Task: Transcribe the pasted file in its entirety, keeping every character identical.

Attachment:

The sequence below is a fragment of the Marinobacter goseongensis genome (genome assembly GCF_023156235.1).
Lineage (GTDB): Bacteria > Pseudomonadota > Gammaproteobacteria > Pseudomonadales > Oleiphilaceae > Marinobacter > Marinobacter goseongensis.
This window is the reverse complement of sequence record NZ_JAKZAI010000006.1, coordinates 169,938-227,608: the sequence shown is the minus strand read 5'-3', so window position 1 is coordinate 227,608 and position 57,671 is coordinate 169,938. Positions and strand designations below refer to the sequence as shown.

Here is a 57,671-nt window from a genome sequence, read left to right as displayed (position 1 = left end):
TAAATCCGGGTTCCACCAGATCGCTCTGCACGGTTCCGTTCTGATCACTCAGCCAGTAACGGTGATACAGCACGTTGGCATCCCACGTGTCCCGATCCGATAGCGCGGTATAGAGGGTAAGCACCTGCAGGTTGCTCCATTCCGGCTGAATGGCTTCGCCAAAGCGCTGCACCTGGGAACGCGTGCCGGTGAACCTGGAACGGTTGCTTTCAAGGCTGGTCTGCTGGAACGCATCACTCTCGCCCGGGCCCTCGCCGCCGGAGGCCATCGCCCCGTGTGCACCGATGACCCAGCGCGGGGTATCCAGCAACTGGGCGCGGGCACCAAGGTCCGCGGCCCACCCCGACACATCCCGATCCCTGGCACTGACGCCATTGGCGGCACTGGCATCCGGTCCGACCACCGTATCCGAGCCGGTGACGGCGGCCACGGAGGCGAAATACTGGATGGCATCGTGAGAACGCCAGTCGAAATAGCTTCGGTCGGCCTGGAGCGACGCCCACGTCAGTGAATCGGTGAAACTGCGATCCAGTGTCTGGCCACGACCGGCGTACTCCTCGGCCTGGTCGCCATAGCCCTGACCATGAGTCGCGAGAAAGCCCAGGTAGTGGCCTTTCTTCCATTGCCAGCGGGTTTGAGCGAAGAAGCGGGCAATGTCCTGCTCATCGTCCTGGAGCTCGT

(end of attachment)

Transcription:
The sequence below is a fragment of the Marinobacter goseongensis genome (genome assembly GCF_023156235.1).
Lineage (GTDB): Bacteria > Pseudomonadota > Gammaproteobacteria > Pseudomonadales > Oleiphilaceae > Marinobacter > Marinobacter goseongensis.
This window is the reverse complement of sequence record NZ_JAKZAI010000006.1, coordinates 169,938-227,608: the sequence shown is the minus strand read 5'-3', so window position 1 is coordinate 227,608 and position 57,671 is coordinate 169,938. Positions and strand designations below refer to the sequence as shown.

Here is a 57,671-nt window from a genome sequence, read left to right as displayed (position 1 = left end):
TAAATCCGGGTTCCACCAGATCGCTCTGCACGGTTCCGTTCTGATCACTCAGCCAGTAACGGTGATACAGCACGTTGGCATCCCACGTGTCCCGATCCGATAGCGCGGTATAGAGGGTAAGCACCTGCAGGTTGCTCCATTCCGGCTGAATGGCTTCGCCAAAGCGCTGCACCTGGGAACGCGTGCCGGTGAACCTGGAACGGTTGCTTTCAAGGCTGGTCTGCTGGAACGCATCACTCTCGCCCGGGCCCTCGCCGCCGGAGGCCATCGCCCCGTGTGCACCGATGACCCAGCGCGGGGTATCCAGCAACTGGGCGCGGGCACCAAGGTCCGCGGCCCACCCCGACACATCCCGATCCCTGGCACTGACGCCATTGGCGGCACTGGCATCCGGTCCGACCACCGTATCCGAGCCGGTGACGGCGGCCACGGAGGCGAAATACTGGATGGCATCGTGAGAACGCCAGTCGAAATAGCTTCGGTCGGCCTGGAGCGACGCCCACGTCAGTGAATCGGTGAAACTGCGATCCAGTGTCTGGCCACGACCGGCGTACTCCTCGGCCTGGTCGCCATAGCCCTGACCATGAGTCGCGAGAAAGCCCAGGTAGTGGCCTTTCTTCCATTGCCAGCGGGTTTGAGCGAAGAAGCGGGCAATGTCCTGCTCATCGTCCTGGAGCTCGT